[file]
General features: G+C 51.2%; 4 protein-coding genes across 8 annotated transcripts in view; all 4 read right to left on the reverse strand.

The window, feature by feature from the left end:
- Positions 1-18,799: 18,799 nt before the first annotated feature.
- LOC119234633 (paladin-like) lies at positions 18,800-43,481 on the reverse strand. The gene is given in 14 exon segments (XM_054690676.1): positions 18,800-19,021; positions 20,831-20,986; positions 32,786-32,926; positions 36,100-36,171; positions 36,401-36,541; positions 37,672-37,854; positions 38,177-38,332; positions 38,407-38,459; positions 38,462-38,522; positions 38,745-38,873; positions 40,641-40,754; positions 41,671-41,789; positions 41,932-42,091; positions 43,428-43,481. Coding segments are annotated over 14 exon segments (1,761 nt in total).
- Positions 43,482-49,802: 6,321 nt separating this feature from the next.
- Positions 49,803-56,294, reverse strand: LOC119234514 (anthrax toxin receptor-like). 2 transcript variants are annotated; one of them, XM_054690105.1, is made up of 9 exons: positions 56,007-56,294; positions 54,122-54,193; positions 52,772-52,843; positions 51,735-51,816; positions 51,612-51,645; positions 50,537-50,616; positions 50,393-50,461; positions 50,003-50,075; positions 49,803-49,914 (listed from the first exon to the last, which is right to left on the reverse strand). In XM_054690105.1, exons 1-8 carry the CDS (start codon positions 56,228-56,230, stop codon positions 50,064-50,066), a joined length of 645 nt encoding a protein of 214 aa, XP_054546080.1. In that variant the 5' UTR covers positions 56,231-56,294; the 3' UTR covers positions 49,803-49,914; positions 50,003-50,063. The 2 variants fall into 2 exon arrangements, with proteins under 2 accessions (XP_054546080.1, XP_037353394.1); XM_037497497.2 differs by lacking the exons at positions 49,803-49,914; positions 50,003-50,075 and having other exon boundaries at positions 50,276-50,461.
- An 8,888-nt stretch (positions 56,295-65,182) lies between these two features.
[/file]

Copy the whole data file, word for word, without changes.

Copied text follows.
General features: G+C 51.2%; 4 protein-coding genes across 8 annotated transcripts in view; all 4 read right to left on the reverse strand.

The window, feature by feature from the left end:
- Positions 1-18,799: 18,799 nt before the first annotated feature.
- LOC119234633 (paladin-like) lies at positions 18,800-43,481 on the reverse strand. The gene is given in 14 exon segments (XM_054690676.1): positions 18,800-19,021; positions 20,831-20,986; positions 32,786-32,926; positions 36,100-36,171; positions 36,401-36,541; positions 37,672-37,854; positions 38,177-38,332; positions 38,407-38,459; positions 38,462-38,522; positions 38,745-38,873; positions 40,641-40,754; positions 41,671-41,789; positions 41,932-42,091; positions 43,428-43,481. Coding segments are annotated over 14 exon segments (1,761 nt in total).
- Positions 43,482-49,802: 6,321 nt separating this feature from the next.
- Positions 49,803-56,294, reverse strand: LOC119234514 (anthrax toxin receptor-like). 2 transcript variants are annotated; one of them, XM_054690105.1, is made up of 9 exons: positions 56,007-56,294; positions 54,122-54,193; positions 52,772-52,843; positions 51,735-51,816; positions 51,612-51,645; positions 50,537-50,616; positions 50,393-50,461; positions 50,003-50,075; positions 49,803-49,914 (listed from the first exon to the last, which is right to left on the reverse strand). In XM_054690105.1, exons 1-8 carry the CDS (start codon positions 56,228-56,230, stop codon positions 50,064-50,066), a joined length of 645 nt encoding a protein of 214 aa, XP_054546080.1. In that variant the 5' UTR covers positions 56,231-56,294; the 3' UTR covers positions 49,803-49,914; positions 50,003-50,063. The 2 variants fall into 2 exon arrangements, with proteins under 2 accessions (XP_054546080.1, XP_037353394.1); XM_037497497.2 differs by lacking the exons at positions 49,803-49,914; positions 50,003-50,075 and having other exon boundaries at positions 50,276-50,461.
- An 8,888-nt stretch (positions 56,295-65,182) lies between these two features.